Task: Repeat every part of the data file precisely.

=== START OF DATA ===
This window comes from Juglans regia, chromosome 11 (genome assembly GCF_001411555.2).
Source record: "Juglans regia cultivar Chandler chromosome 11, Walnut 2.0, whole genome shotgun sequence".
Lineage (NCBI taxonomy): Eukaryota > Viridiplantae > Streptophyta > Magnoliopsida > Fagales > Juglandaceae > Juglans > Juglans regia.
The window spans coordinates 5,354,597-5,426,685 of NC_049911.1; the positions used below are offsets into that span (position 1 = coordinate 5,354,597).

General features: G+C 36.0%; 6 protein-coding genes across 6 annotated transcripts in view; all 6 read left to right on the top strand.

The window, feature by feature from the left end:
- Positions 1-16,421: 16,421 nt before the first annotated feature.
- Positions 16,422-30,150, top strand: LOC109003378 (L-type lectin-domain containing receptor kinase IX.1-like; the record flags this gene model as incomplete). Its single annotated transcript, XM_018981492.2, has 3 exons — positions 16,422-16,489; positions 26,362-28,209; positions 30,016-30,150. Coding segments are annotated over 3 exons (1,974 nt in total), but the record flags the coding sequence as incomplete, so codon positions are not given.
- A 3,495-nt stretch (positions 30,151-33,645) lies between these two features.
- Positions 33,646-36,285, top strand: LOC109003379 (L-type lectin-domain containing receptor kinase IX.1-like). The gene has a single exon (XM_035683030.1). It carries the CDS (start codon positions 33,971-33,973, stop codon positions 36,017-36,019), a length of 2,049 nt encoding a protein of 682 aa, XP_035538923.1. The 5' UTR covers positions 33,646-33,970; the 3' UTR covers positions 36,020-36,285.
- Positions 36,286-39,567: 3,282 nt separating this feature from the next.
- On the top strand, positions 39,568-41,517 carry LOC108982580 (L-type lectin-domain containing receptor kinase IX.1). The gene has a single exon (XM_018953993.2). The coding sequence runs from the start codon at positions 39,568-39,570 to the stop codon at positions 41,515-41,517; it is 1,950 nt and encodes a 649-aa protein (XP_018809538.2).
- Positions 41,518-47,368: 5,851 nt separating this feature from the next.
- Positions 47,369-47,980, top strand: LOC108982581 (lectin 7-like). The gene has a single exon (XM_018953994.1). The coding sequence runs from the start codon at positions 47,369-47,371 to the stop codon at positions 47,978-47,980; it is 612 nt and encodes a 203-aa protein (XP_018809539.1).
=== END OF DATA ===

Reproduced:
This window comes from Juglans regia, chromosome 11 (genome assembly GCF_001411555.2).
Source record: "Juglans regia cultivar Chandler chromosome 11, Walnut 2.0, whole genome shotgun sequence".
Lineage (NCBI taxonomy): Eukaryota > Viridiplantae > Streptophyta > Magnoliopsida > Fagales > Juglandaceae > Juglans > Juglans regia.
The window spans coordinates 5,354,597-5,426,685 of NC_049911.1; the positions used below are offsets into that span (position 1 = coordinate 5,354,597).

General features: G+C 36.0%; 6 protein-coding genes across 6 annotated transcripts in view; all 6 read left to right on the top strand.

The window, feature by feature from the left end:
- Positions 1-16,421: 16,421 nt before the first annotated feature.
- Positions 16,422-30,150, top strand: LOC109003378 (L-type lectin-domain containing receptor kinase IX.1-like; the record flags this gene model as incomplete). Its single annotated transcript, XM_018981492.2, has 3 exons — positions 16,422-16,489; positions 26,362-28,209; positions 30,016-30,150. Coding segments are annotated over 3 exons (1,974 nt in total), but the record flags the coding sequence as incomplete, so codon positions are not given.
- A 3,495-nt stretch (positions 30,151-33,645) lies between these two features.
- Positions 33,646-36,285, top strand: LOC109003379 (L-type lectin-domain containing receptor kinase IX.1-like). The gene has a single exon (XM_035683030.1). It carries the CDS (start codon positions 33,971-33,973, stop codon positions 36,017-36,019), a length of 2,049 nt encoding a protein of 682 aa, XP_035538923.1. The 5' UTR covers positions 33,646-33,970; the 3' UTR covers positions 36,020-36,285.
- Positions 36,286-39,567: 3,282 nt separating this feature from the next.
- On the top strand, positions 39,568-41,517 carry LOC108982580 (L-type lectin-domain containing receptor kinase IX.1). The gene has a single exon (XM_018953993.2). The coding sequence runs from the start codon at positions 39,568-39,570 to the stop codon at positions 41,515-41,517; it is 1,950 nt and encodes a 649-aa protein (XP_018809538.2).
- Positions 41,518-47,368: 5,851 nt separating this feature from the next.
- Positions 47,369-47,980, top strand: LOC108982581 (lectin 7-like). The gene has a single exon (XM_018953994.1). The coding sequence runs from the start codon at positions 47,369-47,371 to the stop codon at positions 47,978-47,980; it is 612 nt and encodes a 203-aa protein (XP_018809539.1).